December 2015 Plant Disease Advisory
Bacterial leaf blight, caused by Pseudomonas cichorii, is a disease that affects a number of herbaceous plants, such as coreopsis (Fig. 1) and chrysanthemum (Figs. 2 and 3). Symptoms include leaf spots that typically coalesce and progress to severe leaf blight under favorable environmental conditions for the bacterium. The problem is most commonly diagnosed in greenhouse or nursery situations when foliage experiences prolonged leaf wetness.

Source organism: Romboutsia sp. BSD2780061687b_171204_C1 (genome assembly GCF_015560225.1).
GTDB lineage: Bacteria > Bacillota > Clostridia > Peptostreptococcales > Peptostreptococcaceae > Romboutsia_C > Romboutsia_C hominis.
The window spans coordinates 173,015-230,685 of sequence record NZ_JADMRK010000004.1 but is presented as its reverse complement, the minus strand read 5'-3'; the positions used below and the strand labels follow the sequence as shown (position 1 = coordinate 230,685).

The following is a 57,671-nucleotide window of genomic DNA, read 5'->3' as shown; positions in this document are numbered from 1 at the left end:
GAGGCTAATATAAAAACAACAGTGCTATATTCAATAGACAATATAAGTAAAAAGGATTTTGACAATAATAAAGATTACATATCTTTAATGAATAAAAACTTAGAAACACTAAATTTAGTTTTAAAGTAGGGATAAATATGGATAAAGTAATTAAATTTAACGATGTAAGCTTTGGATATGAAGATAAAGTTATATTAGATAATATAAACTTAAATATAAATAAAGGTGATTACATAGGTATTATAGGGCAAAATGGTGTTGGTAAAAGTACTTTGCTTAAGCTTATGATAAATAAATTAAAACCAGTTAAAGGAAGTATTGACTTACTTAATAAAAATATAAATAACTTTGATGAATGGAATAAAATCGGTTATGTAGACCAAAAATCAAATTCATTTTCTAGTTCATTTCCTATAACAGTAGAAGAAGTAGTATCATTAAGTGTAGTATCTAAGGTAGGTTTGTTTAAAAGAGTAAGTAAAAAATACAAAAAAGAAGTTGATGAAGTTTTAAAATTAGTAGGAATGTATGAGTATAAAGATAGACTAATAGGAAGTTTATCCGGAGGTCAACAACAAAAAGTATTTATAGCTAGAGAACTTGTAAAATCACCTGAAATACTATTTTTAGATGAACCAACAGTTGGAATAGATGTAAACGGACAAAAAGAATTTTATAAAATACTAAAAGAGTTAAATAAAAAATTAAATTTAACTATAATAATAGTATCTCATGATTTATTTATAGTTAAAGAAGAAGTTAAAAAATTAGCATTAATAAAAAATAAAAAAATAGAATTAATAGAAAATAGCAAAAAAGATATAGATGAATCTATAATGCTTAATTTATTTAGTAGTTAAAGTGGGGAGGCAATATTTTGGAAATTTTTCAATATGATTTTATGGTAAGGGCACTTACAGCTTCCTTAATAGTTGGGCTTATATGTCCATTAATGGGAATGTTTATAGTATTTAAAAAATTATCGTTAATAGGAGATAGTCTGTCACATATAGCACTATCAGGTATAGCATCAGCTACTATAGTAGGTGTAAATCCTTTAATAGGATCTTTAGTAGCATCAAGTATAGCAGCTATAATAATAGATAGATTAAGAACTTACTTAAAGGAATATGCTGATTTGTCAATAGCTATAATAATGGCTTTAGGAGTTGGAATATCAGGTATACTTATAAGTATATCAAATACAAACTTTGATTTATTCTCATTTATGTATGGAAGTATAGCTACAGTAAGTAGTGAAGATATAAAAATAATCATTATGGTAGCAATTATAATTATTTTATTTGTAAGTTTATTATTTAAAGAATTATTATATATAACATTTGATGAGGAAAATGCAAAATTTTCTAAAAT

Once symptoms develop, the bacterial disease is typically difficult to control. Cultural controls that minimize periods of leaf wetness should be practiced to avoid conditions favorable for development of bacterial leaf blight: increase plant spacing and avoid overhead irrigation or at least water early in the day so that foliage dries relatively quickly. It is also important to adequately ventilate and heat the greenhouse to promote foliar drying. The bacteria are spread by splashing water and driving rain, so minimize water splash when possible. Chemical control with appropriately labeled copper or other bactericidal products can be used to help manage the disease, but will not be effective on plants severely affected and/or under conditions very favorable for spread and infection by the bacteria.